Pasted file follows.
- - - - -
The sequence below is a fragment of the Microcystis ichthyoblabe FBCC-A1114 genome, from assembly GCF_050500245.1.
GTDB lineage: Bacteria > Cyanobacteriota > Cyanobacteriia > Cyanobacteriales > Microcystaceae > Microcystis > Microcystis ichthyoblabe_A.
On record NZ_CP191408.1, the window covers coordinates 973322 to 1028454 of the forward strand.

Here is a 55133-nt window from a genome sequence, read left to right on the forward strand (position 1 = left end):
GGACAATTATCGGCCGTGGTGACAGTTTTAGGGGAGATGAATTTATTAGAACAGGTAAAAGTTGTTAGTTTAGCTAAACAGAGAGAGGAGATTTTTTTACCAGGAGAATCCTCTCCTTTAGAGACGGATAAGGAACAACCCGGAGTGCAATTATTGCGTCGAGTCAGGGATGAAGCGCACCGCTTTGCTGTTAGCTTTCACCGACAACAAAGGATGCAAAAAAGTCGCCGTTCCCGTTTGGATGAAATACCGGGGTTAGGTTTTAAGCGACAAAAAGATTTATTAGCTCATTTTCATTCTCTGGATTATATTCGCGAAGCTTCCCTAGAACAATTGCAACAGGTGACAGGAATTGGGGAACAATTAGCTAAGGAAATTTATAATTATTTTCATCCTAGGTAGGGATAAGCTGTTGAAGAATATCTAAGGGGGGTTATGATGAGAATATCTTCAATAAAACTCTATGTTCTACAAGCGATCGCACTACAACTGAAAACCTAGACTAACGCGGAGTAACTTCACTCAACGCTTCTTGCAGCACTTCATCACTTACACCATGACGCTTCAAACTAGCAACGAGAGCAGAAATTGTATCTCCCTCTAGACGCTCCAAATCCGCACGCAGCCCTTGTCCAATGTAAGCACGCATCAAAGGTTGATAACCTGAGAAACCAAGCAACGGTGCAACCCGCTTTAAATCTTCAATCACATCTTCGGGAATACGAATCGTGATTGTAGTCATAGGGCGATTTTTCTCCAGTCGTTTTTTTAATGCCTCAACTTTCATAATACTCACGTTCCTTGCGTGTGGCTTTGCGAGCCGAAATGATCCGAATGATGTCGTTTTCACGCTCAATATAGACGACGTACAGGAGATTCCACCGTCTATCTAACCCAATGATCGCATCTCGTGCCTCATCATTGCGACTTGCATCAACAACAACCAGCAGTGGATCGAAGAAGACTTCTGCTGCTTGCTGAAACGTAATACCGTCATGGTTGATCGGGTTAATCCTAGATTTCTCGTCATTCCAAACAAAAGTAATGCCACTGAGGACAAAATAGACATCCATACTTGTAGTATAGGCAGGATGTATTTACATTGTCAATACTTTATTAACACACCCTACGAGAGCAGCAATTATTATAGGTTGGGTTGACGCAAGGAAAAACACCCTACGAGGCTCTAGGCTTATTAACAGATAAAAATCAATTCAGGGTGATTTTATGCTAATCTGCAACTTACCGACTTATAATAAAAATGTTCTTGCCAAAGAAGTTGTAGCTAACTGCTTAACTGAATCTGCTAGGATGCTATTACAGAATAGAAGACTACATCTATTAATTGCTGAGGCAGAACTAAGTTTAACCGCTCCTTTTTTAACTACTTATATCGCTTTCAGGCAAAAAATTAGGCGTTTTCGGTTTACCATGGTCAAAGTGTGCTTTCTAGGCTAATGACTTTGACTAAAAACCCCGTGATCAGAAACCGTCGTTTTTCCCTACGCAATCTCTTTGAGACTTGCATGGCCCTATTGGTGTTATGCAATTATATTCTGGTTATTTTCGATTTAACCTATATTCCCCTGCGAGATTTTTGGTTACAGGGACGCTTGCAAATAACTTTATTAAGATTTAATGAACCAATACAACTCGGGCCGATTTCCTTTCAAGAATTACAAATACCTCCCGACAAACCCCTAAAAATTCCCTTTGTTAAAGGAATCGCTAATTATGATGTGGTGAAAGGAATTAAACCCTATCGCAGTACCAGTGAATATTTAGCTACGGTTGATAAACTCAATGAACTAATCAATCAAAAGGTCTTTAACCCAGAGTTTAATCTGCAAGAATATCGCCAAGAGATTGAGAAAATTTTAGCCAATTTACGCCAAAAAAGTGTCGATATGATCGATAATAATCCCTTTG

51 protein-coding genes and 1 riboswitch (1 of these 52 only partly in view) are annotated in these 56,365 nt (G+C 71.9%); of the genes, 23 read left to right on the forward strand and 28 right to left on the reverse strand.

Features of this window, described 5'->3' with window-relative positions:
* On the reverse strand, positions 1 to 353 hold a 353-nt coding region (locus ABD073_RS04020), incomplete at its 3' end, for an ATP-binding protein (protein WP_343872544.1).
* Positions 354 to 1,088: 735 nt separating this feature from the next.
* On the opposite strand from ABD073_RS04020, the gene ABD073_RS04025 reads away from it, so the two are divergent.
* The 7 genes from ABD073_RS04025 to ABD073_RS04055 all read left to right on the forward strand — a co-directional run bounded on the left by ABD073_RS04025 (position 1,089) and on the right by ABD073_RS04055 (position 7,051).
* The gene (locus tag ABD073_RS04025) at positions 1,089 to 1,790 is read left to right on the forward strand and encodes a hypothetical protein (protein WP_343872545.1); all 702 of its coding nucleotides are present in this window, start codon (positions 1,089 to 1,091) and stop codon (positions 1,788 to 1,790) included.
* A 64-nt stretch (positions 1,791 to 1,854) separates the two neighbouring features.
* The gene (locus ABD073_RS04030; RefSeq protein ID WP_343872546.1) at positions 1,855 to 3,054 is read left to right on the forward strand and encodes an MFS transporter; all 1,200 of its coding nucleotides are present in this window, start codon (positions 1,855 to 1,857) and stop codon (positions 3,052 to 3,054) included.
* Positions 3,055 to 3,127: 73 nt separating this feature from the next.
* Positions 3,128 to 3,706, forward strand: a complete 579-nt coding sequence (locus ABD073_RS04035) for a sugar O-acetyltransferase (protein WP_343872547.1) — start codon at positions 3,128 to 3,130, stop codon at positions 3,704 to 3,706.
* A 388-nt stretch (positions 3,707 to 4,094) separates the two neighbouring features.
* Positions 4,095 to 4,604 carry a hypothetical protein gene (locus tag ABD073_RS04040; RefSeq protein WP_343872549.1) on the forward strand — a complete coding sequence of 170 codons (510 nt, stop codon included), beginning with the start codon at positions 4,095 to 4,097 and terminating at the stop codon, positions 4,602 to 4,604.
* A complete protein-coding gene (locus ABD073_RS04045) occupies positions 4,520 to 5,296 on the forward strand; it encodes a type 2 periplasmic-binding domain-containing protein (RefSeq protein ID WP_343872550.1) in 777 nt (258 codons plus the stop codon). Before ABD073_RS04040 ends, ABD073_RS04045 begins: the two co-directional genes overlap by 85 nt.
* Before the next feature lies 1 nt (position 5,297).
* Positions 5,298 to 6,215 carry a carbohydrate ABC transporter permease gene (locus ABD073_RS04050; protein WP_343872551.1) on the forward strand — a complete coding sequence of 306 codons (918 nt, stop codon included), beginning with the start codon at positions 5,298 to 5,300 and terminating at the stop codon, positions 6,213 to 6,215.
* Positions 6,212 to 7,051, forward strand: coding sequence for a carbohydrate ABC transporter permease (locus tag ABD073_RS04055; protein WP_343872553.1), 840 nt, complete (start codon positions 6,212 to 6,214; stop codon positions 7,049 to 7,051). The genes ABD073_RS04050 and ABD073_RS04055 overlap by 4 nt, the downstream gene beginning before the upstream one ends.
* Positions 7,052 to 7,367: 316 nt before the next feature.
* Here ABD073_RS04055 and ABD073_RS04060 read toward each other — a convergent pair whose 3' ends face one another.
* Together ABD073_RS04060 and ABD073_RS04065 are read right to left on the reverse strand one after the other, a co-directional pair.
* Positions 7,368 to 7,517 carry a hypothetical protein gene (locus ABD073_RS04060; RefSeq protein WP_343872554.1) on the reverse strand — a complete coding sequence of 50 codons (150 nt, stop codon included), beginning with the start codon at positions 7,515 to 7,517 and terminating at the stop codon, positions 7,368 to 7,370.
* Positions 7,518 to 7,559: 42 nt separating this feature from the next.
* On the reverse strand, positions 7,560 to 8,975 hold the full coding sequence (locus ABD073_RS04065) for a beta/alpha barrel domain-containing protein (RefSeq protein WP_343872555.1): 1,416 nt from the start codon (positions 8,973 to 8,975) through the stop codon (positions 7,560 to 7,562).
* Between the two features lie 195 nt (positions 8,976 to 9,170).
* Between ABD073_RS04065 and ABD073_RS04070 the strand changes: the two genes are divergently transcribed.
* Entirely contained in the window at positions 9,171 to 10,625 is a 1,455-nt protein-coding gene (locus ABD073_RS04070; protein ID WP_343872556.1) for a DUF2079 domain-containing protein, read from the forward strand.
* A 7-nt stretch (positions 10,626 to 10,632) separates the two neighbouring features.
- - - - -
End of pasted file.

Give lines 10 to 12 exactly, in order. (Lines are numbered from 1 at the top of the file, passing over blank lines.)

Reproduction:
* On the opposite strand from ABD073_RS04020, the gene ABD073_RS04025 reads away from it, so the two are divergent.
* The 7 genes from ABD073_RS04025 to ABD073_RS04055 all read left to right on the forward strand — a co-directional run bounded on the left by ABD073_RS04025 (position 1,089) and on the right by ABD073_RS04055 (position 7,051).
* The gene (locus tag ABD073_RS04025) at positions 1,089 to 1,790 is read left to right on the forward strand and encodes a hypothetical protein (protein WP_343872545.1); all 702 of its coding nucleotides are present in this window, start codon (positions 1,089 to 1,091) and stop codon (positions 1,788 to 1,790) included.